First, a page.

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Michigan Republicans replace local election officials in 'unprecedented' trend

Craig Mauger, The Detroit News on

Published in Political News

LANSING, Mich. — Republican Party leaders across the battleground state of Michigan have quietly worked in recent weeks to replace incumbent county election officials with newcomers, some of whom have sought to undermine the public's faith in the 2020 vote.

The trend focuses on four-member county canvassing boards, the bipartisan panels in charge of verifying records and importantly, certifying results. It comes in the midst of an internal party struggle over whether to accept Democratic President Joe Biden's win last year.

On Nov. 1, two members of each board — one Republican and one Democrat — will begin new four-year terms.

Out of Michigan's 11 largest counties, Republicans have nominated new individuals for the positions in eight, according to a Detroit News investigation. In at least four of the counties — 36%— the incumbent GOP canvasser wanted to be renominated but wasn't.

Democrats are concerned that the new canvassers, spurred by former President Donald Trump, will refuse to approve future results or use their positions to interfere in the process. Mark Brewer, former chairman of the Michigan Democratic Party and an elections attorney, labeled the unfolding situation in the state "unprecedented."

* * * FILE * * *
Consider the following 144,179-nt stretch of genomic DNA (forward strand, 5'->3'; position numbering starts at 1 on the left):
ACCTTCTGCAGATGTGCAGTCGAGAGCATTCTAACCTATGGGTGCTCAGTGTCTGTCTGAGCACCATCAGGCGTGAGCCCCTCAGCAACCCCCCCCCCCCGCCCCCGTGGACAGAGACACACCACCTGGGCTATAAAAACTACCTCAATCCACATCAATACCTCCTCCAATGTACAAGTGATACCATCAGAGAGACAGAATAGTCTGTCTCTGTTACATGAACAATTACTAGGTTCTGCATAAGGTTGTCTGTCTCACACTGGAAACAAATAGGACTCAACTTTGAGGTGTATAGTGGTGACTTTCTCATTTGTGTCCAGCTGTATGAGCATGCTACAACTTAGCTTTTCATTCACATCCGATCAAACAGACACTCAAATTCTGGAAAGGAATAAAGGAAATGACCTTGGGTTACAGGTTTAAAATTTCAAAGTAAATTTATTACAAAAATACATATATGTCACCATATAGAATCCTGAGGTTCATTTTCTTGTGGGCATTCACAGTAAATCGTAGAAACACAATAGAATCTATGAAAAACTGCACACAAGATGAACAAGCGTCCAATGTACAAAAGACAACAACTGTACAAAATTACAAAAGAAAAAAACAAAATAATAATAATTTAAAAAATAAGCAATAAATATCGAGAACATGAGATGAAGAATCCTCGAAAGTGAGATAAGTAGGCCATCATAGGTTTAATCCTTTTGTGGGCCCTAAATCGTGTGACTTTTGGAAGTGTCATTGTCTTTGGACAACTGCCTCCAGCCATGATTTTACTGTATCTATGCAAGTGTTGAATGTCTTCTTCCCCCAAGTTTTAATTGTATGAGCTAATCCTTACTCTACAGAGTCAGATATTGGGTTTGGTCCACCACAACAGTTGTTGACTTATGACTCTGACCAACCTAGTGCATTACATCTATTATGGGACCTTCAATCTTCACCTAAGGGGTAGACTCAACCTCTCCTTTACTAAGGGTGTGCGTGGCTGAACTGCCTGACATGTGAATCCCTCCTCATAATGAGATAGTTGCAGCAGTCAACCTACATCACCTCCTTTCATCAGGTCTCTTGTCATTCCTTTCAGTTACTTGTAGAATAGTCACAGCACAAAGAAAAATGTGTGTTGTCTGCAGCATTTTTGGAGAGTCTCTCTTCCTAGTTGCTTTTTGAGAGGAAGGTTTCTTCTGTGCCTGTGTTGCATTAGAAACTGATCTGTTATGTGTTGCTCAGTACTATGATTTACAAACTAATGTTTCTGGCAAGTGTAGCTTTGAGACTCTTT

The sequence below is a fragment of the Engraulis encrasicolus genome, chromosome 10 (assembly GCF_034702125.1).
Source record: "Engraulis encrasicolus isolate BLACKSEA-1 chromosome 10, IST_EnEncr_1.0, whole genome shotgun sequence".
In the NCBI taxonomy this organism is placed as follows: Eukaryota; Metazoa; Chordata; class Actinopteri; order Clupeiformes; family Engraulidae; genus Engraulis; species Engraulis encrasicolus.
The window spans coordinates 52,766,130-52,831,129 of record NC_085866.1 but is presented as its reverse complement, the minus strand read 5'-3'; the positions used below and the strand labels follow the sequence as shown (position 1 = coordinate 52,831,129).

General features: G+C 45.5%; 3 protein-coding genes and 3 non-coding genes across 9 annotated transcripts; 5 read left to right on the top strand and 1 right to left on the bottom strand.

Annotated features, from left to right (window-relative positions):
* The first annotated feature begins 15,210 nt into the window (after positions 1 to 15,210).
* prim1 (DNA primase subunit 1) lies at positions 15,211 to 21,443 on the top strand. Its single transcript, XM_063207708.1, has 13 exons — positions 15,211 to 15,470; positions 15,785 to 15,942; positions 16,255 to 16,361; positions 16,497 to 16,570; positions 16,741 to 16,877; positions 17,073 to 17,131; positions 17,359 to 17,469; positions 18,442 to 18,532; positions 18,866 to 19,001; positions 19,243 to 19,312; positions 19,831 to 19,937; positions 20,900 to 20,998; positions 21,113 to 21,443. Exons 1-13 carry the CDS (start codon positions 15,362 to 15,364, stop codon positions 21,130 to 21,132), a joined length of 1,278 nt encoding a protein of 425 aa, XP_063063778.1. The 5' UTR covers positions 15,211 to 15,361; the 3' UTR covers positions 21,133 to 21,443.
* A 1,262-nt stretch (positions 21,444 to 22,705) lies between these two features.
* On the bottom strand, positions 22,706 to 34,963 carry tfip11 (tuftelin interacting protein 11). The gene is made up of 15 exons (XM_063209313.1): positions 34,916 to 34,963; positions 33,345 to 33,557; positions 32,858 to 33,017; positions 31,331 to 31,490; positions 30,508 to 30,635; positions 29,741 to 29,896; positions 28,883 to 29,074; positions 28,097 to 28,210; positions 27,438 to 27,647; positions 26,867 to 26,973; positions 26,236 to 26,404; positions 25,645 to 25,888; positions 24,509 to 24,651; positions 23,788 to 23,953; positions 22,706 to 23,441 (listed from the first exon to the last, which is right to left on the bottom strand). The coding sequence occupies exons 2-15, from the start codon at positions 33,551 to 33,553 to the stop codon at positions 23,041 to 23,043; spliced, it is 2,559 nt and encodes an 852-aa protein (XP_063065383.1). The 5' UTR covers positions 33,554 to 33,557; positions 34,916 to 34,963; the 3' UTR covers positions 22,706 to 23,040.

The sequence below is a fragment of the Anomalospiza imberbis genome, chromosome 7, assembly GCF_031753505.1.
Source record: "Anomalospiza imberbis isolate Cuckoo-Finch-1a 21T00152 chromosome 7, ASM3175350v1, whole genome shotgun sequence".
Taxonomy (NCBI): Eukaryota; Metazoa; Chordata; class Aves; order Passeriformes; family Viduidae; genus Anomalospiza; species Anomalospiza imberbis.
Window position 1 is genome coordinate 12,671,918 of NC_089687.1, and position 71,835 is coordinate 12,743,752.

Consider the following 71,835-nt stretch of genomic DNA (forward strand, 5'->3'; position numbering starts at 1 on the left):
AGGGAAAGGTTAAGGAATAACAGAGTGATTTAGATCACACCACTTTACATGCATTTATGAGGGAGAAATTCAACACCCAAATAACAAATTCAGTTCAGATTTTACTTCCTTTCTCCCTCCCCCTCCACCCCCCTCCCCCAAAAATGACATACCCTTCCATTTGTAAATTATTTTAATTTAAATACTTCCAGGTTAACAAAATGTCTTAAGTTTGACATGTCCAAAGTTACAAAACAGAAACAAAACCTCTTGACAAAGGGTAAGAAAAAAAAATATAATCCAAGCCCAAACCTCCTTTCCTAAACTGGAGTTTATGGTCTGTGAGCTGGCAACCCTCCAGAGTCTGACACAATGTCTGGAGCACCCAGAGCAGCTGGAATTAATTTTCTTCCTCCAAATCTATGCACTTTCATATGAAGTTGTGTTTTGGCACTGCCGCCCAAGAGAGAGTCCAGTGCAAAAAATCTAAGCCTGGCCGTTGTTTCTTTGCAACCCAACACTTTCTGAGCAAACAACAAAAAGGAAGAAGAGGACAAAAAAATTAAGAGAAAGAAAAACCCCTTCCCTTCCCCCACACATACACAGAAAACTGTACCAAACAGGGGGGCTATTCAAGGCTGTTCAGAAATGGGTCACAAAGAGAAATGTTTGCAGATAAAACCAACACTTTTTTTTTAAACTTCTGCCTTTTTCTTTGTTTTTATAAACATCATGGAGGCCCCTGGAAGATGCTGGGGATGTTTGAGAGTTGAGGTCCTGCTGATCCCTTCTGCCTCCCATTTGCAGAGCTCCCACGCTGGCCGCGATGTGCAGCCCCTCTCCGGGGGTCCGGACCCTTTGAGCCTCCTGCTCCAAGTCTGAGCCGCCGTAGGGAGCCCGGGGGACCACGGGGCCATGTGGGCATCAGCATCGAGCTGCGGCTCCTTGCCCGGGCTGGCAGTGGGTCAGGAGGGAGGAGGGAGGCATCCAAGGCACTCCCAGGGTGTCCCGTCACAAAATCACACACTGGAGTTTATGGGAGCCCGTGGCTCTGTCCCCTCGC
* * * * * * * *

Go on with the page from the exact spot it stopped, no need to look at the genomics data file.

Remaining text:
The movement has left people on the sidelines, such as Michelle Voorheis, who has served on the Genesee County Board of Canvassers for 13 years. Genesee County Republicans didn't renominate her for another four-year term. In an interview, Voorheis, who used to chair the county GOP, said she believes it's because she's made statements on social media defending the outcome of the last election.

 

"I don’t know going into the 2022 elections. I don’t know how the canvass is going to go because there is a big learning curve," said Voorheis of the upcoming midterm election in which Michigan will choose a governor.

"Nobody ever even cared about this until now,” she added of canvassing boards.

The panels are not where you want "fringe" people serving, said Chris Thomas, Michigan's former longtime elections director, because the members must have an interest in working together and protecting the stability of the electoral process.

It would create a "mess" if 10 to 15 counties refuse to certify the results in the coming years, forcing state officials and potentially the courts to intervene, Thomas said.

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